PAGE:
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I'm reading .NET Framework article in Wikipedia, in the first paragraph describes the general concept of this framework, and it says:

It includes a large library and provides language interoperability (each language can use code written in other languages) across several programming languages.

When it declared that .NET provides language interoperability, what is shared: the code or the code functionality?

For example, I have the following simple code:

class Math
{
   public double Pow( double a, double b)
   {
      return Math.Pow(a,b);
   }
}

Do I have access to the C# code or the instantiation of the Math object?

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3  
^ is a binary XOR operation in C#... not a Pow. –  rae1 Jun 21 '13 at 19:08
    
Also, when they mention language interoperability, they refer to interactions of all languages supported by the .NET framework, i.e. C#, F#, VB... not to the code or functionality in itself. –  rae1 Jun 21 '13 at 19:11
    
You will have a hard time accessing internal classes from other languages. Did you mean to make your class public? –  svick Jun 21 '13 at 19:14

3 Answers 3

When you compile your C# program, it is compiled into IL (Intermediate Language). That compiled program can then be used by any other .NET language, for example a Visual Basic program could reference yours, create an instance of your Math class and use it.

Visual Basic doesn't care (or know) that your Math class was written in C#, all it sees is a .NET class. That's language interoperability. If VB.NET could only use classes written in VB.NET, and C# could only use classes written C#, those languages wouldn't be interoperable.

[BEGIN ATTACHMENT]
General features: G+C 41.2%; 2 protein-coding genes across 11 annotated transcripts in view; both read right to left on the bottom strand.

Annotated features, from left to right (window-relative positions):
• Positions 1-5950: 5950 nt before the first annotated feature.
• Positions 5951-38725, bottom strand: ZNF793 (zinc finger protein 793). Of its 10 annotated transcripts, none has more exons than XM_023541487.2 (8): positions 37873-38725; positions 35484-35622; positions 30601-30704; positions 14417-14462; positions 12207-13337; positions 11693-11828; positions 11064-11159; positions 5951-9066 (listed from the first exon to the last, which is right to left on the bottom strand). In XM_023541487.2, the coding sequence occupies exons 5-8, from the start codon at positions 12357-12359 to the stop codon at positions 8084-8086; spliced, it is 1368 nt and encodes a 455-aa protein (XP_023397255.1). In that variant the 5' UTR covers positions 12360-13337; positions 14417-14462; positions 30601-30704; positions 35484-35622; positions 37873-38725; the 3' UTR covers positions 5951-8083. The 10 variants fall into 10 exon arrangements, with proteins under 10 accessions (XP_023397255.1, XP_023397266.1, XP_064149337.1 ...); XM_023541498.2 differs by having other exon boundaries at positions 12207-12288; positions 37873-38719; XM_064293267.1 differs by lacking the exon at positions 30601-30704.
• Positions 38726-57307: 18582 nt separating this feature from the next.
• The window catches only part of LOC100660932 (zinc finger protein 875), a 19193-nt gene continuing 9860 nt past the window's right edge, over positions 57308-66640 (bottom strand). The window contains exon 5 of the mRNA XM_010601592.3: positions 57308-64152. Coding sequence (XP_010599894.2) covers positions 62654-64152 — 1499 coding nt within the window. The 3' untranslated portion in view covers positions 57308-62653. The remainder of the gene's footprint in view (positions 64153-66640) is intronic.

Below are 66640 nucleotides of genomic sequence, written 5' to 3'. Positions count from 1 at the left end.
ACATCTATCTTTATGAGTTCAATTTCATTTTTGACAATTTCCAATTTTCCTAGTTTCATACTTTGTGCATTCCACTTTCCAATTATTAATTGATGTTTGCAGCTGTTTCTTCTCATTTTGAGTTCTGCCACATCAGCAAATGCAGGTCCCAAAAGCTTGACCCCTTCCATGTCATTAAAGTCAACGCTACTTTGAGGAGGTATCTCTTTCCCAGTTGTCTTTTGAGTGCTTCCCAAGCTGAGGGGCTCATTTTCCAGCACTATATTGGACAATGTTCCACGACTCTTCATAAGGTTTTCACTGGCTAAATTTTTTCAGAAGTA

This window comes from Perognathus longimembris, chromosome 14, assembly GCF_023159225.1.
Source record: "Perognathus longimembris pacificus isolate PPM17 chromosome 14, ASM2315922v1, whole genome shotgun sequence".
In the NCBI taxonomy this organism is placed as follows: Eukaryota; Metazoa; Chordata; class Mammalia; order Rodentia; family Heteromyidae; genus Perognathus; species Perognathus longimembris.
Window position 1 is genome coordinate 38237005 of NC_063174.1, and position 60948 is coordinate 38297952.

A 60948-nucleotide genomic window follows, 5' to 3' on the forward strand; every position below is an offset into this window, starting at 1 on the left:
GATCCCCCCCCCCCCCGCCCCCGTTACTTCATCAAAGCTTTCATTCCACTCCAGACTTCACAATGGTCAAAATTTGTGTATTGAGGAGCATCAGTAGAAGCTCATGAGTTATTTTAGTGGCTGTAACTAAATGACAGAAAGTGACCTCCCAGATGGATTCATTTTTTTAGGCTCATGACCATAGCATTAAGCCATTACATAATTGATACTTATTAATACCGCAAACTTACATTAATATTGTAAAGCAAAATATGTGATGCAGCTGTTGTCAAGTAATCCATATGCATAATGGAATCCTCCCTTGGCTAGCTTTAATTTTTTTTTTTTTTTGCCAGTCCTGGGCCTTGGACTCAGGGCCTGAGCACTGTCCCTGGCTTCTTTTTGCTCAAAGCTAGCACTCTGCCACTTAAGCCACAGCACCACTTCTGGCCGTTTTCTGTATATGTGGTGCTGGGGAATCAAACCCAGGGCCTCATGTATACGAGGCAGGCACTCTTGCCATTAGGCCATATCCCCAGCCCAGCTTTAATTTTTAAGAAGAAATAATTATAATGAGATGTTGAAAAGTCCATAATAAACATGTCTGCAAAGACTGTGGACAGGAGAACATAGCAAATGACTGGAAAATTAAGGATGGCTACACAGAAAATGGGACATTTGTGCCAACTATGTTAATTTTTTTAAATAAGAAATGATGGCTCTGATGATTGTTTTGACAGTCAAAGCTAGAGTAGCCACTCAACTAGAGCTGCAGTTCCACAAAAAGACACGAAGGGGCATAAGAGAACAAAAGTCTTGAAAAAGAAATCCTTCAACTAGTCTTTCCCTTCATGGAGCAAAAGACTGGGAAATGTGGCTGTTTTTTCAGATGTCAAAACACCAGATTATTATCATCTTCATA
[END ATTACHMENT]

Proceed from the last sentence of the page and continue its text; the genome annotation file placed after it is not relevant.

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Language interoperability is the ability of code to interact with code that is written using a different programming language. Language interoperability can help maximize code reuse and, therefore, improve the efficiency of the development process. Every code written in any .NET language and compiled could be reused from other .NET language.

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If you want to use this class in VB.NET, you should have no problem doing so.

Dim math As New Math()
Dim result As Double
result = math.Pow(2, 32)

When .NET code is compiled, it results in MSIL, regardless of what language was used to write it, be it C#, VB.NET, F#, etc. The resulting MSIL code can be used by a different language than the one it was written in.

Almost all of the time, a class written in a language A can be used just as if it was written in language B.

For example, you can write a DLL for special calculations in C++/CLI, and write a program that uses that library in C#. The two are compatible, without having to use interop methods such as P/Invoke.

Most of the .NET Framework itself is written in C#. Yet it is perfectly compatible with VB.NET and friends.

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